Sports Coaching Your Kids

Can you “turn off” your coach mentality?

As a parent-coach it’s important to remember that you are equal parts parent and coach. When you go home after a disappointing game are you going to strategize like a coach and run a play-by-play of everything that went wrong or are you going to put your parent hat back on and let it go? Think about some of the crazy coaches you had in your own sports career—would you have wanted to live with them?! A good parent-coach needs to be able to switch back and forth between the two roles as needed.

Do you actually know the rules of the game?

Most youth sports organizations are always on the hunt for volunteers and while enthusiasm can take you a long way a little knowledge can’t hurt either! Typically the best youth sports coaches are going to be the ones that understand the rules and fundamentals of the game so they can actually coach their team! Remember, you aren’t just coaching your own child—you’re responsible for the athletic development of a dozen or so other kids! It’s a big responsibility and an important factor to consider.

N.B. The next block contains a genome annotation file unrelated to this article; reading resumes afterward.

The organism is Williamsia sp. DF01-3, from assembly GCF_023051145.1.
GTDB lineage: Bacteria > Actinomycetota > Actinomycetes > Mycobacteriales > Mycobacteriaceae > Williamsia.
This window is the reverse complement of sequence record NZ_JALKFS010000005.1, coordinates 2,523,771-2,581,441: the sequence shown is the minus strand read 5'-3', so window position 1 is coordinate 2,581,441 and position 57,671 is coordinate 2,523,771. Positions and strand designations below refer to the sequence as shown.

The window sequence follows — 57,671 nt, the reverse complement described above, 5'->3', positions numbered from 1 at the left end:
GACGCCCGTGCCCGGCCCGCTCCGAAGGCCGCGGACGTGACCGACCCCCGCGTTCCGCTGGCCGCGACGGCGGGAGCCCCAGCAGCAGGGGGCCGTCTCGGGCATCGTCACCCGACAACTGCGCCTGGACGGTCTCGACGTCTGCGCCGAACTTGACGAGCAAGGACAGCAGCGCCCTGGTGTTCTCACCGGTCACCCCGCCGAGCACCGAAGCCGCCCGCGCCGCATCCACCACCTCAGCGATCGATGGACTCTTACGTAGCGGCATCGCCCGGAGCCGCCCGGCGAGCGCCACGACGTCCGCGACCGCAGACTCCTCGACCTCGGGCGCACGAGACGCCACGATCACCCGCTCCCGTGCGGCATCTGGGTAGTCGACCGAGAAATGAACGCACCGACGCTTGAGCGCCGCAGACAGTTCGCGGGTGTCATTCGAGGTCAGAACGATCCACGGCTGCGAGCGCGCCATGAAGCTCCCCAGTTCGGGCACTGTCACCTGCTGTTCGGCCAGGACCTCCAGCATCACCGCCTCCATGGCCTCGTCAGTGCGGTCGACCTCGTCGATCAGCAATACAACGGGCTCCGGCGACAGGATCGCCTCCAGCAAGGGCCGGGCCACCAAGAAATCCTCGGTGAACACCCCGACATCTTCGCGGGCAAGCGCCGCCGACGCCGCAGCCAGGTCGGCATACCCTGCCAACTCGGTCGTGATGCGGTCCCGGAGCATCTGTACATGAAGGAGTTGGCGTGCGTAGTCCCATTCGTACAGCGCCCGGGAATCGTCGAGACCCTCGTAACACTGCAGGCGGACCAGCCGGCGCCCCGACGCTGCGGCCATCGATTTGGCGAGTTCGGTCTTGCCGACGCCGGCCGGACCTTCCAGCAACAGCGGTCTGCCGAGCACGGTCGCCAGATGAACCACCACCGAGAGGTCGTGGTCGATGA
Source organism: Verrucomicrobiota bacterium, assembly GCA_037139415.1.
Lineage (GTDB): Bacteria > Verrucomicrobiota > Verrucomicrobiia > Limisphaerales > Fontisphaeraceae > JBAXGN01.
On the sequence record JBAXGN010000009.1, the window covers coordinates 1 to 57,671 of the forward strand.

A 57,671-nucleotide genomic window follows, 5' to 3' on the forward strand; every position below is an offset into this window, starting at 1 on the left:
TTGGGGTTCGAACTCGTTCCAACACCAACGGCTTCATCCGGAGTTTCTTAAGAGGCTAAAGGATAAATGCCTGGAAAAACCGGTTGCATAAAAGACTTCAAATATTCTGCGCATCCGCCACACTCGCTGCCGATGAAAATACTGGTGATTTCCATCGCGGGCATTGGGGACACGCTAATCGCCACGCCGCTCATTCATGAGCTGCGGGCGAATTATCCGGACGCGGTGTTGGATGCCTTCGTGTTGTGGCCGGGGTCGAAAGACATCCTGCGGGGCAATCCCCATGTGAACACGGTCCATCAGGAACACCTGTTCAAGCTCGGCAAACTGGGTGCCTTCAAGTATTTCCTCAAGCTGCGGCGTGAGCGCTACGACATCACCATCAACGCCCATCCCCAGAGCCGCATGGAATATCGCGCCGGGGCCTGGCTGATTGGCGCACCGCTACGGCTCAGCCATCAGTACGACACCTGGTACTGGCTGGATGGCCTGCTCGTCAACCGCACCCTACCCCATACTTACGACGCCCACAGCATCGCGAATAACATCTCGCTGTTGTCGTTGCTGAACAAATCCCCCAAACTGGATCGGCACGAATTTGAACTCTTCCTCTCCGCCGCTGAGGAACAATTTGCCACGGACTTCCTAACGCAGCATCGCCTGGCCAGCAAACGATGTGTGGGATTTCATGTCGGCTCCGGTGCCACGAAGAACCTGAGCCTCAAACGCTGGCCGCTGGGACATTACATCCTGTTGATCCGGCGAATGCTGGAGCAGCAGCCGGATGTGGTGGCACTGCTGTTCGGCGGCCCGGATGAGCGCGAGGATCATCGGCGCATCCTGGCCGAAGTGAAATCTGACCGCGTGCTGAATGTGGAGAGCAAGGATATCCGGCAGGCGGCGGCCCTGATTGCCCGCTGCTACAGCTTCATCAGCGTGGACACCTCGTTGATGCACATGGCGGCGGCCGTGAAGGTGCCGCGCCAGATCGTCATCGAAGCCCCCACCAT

Becoming a parent-coach can change the dynamics between you and your youth athlete dramatically, so before you sign up to coach your daughter’s soccer team or your son’s lacrosse team it’s probably worth talking to them about it. Are they going to be comfortable with you as their coach? Your 5 year old probably won’t care but as your kids get older and they start to take sports more seriously their opinion should count for something.


As a full time soccer coach personally I would say no for one reason only.
Kids see the game differently to their coach. Accordingly, for what ever reason if ‘Little Jimmy‘ has a poor game but you decide to still select him for whatever reason for the next game then usually no problem.
However if the same scenario involves your own son then immediately the other playerds will view this simply as favoring ‘Teachers Pet‘ and it will be the lad who suffers.

Posted @ Friday, January 04, 2013 11:56 AM by dennis